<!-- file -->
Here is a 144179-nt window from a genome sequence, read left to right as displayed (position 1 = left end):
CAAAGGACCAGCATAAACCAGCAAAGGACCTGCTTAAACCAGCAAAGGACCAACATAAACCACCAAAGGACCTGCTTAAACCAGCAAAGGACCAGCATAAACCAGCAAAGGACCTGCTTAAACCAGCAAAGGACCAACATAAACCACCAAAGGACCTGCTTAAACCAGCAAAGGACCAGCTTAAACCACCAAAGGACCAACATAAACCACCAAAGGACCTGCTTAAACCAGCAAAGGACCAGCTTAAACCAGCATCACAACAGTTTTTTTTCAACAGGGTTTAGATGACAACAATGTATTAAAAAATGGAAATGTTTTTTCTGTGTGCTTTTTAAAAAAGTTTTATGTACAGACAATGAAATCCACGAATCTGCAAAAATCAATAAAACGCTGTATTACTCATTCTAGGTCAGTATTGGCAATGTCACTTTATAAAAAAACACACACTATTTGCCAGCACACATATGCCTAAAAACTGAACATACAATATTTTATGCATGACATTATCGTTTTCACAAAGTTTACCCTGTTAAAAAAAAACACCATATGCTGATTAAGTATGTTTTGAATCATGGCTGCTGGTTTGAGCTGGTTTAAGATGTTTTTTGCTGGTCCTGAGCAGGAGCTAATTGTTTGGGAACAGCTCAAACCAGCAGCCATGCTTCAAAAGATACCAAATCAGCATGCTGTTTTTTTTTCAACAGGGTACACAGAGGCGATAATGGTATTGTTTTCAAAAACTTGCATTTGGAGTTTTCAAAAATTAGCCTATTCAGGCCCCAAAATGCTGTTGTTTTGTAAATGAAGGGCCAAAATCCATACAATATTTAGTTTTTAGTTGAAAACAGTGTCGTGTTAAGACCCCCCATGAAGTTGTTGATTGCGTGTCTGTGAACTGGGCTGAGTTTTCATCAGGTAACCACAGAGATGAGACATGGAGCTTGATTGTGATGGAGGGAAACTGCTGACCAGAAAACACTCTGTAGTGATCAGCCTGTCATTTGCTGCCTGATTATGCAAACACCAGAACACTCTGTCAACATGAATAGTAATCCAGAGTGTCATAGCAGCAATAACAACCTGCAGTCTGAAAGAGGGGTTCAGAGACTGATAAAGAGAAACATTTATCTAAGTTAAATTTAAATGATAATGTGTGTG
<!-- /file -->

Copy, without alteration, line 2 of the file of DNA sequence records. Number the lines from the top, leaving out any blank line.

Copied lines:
CAAAGGACCAGCATAAACCAGCAAAGGACCTGCTTAAACCAGCAAAGGACCAACATAAACCACCAAAGGACCTGCTTAAACCAGCAAAGGACCAGCATAAACCAGCAAAGGACCTGCTTAAACCAGCAAAGGACCAACATAAACCACCAAAGGACCTGCTTAAACCAGCAAAGGACCAGCTTAAACCACCAAAGGACCAACATAAACCACCAAAGGACCTGCTTAAACCAGCAAAGGACCAGCTTAAACCAGCATCACAACAGTTTTTTTTCAACAGGGTTTAGATGACAACAATGTATTAAAAAATGGAAATGTTTTTTCTGTGTGCTTTTTAAAAAAGTTTTATGTACAGACAATGAAATCCACGAATCTGCAAAAATCAATAAAACGCTGTATTACTCATTCTAGGTCAGTATTGGCAATGTCACTTTATAAAAAAACACACACTATTTGCCAGCACACATATGCCTAAAAACTGAACATACAATATTTTATGCATGACATTATCGTTTTCACAAAGTTTACCCTGTTAAAAAAAAACACCATATGCTGATTAAGTATGTTTTGAATCATGGCTGCTGGTTTGAGCTGGTTTAAGATGTTTTTTGCTGGTCCTGAGCAGGAGCTAATTGTTTGGGAACAGCTCAAACCAGCAGCCATGCTTCAAAAGATACCAAATCAGCATGCTGTTTTTTTTTCAACAGGGTACACAGAGGCGATAATGGTATTGTTTTCAAAAACTTGCATTTGGAGTTTTCAAAAATTAGCCTATTCAGGCCCCAAAATGCTGTTGTTTTGTAAATGAAGGGCCAAAATCCATACAATATTTAGTTTTTAGTTGAAAACAGTGTCGTGTTAAGACCCCCCATGAAGTTGTTGATTGCGTGTCTGTGAACTGGGCTGAGTTTTCATCAGGTAACCACAGAGATGAGACATGGAGCTTGATTGTGATGGAGGGAAACTGCTGACCAGAAAACACTCTGTAGTGATCAGCCTGTCATTTGCTGCCTGATTATGCAAACACCAGAACACTCTGTCAACATGAATAGTAATCCAGAGTGTCATAGCAGCAATAACAACCTGCAGTCTGAAAGAGGGGTTCAGAGACTGATAAAGAGAAACATTTATCTAAGTTAAATTTAAATGATAATGTGTGTG